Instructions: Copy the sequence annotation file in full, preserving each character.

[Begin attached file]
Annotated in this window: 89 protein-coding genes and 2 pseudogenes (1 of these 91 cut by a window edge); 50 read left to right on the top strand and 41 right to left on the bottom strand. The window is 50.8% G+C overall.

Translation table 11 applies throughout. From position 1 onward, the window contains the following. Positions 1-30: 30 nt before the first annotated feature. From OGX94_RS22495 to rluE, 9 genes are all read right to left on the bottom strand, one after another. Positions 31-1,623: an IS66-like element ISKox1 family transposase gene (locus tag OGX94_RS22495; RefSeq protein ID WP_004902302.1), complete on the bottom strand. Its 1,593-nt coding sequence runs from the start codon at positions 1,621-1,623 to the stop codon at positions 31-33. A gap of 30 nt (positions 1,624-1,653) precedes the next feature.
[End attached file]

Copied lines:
Annotated in this window: 89 protein-coding genes and 2 pseudogenes (1 of these 91 cut by a window edge); 50 read left to right on the top strand and 41 right to left on the bottom strand. The window is 50.8% G+C overall.

Translation table 11 applies throughout. From position 1 onward, the window contains the following. Positions 1-30: 30 nt before the first annotated feature. From OGX94_RS22495 to rluE, 9 genes are all read right to left on the bottom strand, one after another. Positions 31-1,623: an IS66-like element ISKox1 family transposase gene (locus tag OGX94_RS22495; RefSeq protein ID WP_004902302.1), complete on the bottom strand. Its 1,593-nt coding sequence runs from the start codon at positions 1,621-1,623 to the stop codon at positions 31-33. A gap of 30 nt (positions 1,624-1,653) precedes the next feature.